NZ On Air
In 1989 the government established the Broadcasting Commission, soon renamed NZ On Air, to take care of the social objectives of broadcasting. Its remit redefined public broadcasting as local content: New Zealand-made programmes reflecting New Zealand identity and interests.
The Kiwi Hit Disc
In 1993 NZ On Air devised the Kiwi Hit Disc to promote the radio play of New Zealand music. Compilations of New Zealand songs are sent out to radio stations on a monthly basis, to provide radio stations with a continuous supply of new material by local artists. In December 2012 NZ On Air sent out Kiwi Hit Disc volume 155 to radio stations.
NZ On Air was required to ensure a range of broadcasts providing for the interests of:
- people with disability
- minorities, including ethnic groups.
In 2001 the list was extended to include programmes for youth (14–21), and programmes which reflect the spiritual and ethical beliefs of New Zealanders.
NZ On Air was initially funded by the television licence fee, which was abolished in 2000. Since then NZ On Air has received direct government funding.
Radio New Zealand (RNZ) is New Zealand’s public radio broadcaster, funded through NZ On Air. RNZ has three principal services:
- RNZ National, a news and information-focused programme with a strong commitment to New Zealand culture
- RNZ Concert, focusing on music – mainly classical
- RNZ International, a short-wave service that broadcasts to the Pacific Islands.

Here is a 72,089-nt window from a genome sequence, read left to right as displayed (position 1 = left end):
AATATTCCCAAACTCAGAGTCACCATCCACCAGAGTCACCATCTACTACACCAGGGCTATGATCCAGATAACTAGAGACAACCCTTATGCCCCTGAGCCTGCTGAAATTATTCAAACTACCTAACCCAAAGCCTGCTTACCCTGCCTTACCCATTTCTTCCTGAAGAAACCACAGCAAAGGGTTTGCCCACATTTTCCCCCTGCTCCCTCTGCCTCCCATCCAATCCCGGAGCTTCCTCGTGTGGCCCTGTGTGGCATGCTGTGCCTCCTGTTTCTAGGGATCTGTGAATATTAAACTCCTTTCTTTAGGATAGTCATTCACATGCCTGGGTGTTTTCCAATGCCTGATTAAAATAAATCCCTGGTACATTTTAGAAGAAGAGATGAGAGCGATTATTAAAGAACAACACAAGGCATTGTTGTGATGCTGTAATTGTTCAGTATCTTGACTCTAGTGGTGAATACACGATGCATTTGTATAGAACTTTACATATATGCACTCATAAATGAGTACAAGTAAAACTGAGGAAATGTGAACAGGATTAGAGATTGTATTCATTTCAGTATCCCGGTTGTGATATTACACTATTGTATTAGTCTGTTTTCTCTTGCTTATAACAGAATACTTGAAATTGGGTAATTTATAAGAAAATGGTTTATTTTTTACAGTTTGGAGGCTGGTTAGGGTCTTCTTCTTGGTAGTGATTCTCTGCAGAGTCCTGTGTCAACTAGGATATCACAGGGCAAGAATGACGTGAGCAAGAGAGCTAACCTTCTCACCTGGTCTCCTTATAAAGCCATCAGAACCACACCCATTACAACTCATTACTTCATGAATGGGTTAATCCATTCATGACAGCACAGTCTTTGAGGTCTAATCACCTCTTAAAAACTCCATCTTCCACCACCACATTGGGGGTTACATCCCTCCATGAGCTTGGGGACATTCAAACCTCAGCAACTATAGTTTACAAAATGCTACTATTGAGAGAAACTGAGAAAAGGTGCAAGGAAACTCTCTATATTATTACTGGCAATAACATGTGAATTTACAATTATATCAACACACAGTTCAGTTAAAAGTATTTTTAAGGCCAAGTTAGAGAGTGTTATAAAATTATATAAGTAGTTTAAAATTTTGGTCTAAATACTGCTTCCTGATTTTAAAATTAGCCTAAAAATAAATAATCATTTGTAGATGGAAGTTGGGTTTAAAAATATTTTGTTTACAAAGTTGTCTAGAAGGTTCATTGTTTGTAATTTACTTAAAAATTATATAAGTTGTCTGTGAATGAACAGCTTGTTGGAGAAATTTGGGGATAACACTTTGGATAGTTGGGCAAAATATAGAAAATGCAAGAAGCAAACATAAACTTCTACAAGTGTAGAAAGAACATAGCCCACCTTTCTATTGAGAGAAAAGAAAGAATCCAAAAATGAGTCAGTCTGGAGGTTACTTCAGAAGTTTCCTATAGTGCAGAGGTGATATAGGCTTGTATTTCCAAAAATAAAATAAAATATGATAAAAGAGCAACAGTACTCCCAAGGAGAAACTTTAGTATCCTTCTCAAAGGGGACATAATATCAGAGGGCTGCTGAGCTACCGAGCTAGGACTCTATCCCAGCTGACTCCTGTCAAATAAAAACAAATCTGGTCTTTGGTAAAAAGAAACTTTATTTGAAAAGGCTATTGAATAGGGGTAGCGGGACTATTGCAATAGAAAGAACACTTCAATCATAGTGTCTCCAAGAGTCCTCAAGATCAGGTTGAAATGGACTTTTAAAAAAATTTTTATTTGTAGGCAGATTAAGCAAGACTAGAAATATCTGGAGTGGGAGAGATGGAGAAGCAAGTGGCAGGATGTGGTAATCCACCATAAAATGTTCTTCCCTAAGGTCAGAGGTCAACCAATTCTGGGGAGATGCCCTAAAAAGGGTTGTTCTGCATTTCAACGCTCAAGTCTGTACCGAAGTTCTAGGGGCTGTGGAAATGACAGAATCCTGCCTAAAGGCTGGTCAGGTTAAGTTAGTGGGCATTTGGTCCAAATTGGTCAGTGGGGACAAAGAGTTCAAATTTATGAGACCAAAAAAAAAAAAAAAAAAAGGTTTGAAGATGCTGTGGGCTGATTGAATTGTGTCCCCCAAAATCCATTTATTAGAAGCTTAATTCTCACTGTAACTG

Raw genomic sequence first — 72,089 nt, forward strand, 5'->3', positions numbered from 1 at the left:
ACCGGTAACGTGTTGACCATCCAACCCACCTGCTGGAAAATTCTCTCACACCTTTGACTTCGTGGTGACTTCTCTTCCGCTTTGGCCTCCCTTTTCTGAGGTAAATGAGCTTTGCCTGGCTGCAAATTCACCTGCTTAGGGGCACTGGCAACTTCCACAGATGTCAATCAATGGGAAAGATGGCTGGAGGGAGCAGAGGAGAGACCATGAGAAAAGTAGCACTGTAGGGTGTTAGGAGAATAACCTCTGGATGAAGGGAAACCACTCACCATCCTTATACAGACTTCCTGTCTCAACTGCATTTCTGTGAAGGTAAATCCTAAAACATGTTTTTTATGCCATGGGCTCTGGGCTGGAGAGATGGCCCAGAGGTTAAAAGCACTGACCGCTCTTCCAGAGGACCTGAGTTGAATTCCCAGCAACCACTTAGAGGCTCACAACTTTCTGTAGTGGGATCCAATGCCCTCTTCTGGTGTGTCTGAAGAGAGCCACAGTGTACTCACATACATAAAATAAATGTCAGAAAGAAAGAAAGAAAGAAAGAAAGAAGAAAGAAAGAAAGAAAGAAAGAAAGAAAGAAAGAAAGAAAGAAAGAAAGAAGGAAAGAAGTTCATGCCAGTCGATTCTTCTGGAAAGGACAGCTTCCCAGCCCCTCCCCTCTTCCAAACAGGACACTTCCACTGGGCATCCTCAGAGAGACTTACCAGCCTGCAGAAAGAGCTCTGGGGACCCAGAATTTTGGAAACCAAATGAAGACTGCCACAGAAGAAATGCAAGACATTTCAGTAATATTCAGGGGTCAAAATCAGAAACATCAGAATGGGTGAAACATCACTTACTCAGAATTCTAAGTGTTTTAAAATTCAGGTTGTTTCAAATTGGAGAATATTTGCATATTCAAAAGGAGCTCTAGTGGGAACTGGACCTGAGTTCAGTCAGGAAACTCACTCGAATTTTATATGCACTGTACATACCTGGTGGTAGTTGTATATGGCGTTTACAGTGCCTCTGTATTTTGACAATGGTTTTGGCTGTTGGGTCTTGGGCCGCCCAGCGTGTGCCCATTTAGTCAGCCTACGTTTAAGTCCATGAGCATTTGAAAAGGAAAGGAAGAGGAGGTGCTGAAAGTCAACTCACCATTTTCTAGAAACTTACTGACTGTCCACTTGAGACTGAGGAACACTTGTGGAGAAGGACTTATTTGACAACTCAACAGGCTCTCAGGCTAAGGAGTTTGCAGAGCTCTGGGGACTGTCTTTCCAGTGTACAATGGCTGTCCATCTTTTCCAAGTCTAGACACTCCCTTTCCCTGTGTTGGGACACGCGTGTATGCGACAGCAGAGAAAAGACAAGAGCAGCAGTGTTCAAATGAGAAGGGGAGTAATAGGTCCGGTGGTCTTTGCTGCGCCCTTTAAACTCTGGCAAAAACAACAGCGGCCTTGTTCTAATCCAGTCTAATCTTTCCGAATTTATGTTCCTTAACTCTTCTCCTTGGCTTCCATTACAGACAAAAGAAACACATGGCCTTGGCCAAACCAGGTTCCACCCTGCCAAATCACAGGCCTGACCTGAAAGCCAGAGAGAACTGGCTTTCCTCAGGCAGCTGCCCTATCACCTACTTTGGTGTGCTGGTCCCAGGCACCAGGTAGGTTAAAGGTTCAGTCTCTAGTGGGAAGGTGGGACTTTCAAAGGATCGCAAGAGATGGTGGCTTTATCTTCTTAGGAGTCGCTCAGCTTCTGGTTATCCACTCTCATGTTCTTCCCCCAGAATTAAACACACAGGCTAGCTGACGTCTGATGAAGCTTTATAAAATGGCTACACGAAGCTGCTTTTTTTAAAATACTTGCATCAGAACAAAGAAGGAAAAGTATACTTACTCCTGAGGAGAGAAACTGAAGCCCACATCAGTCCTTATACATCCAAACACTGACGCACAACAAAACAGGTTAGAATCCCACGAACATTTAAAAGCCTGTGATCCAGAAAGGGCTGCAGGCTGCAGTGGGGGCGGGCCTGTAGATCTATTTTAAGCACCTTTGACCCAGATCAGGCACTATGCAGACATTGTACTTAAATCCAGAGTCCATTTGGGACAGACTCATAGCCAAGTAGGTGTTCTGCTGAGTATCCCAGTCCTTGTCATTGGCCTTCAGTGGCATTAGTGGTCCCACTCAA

In the 2000s RNZ has developed a prominent presence on the internet, providing real-time streaming of its programmes, on-demand access to most programmes as soon as they are broadcast, and a range of web-based material supporting live programmes. RNZ has a wide and eclectic audience; RNZ National attracted the largest audience share of any radio network in 2011.
The power of access radio
The Iranian Cultural Society had a Farsi-language programme on Wellington Access Radio, with a potential audience of 50 Farsi-speaking families scattered throughout the Wellington area. They had a simple way of determining that all of their potential audience were listening: whenever the programme advertised a social event, all 50 families turned up!
New Zealand’s form of community broadcasting is access radio. Resources and training are provided for community groups and individuals to make their own programmes. ‘Outside’ help is limited to basic radio skills training and access to the technical resources. Minority ethnic programmes tend to dominate the schedule.
In 2013 there were four community access stations in the South Island and eight in the North Island. The communities involved range from rural Wairarapa to the melting pot of Auckland.
A ministerial directive in 1989 required NZ On Air to fund access radio. NZ On Air also concluded that radio was the most effective broadcasting medium for the country’s diverse communities. The deregulation of frequencies and markets in the late 1980s and 1990s opened up radio for community groups.
Access radio broadcasters tailored their programming to be eligible for NZ On Air funding. Community access radio therefore enjoys an unusually high level of state funding and support.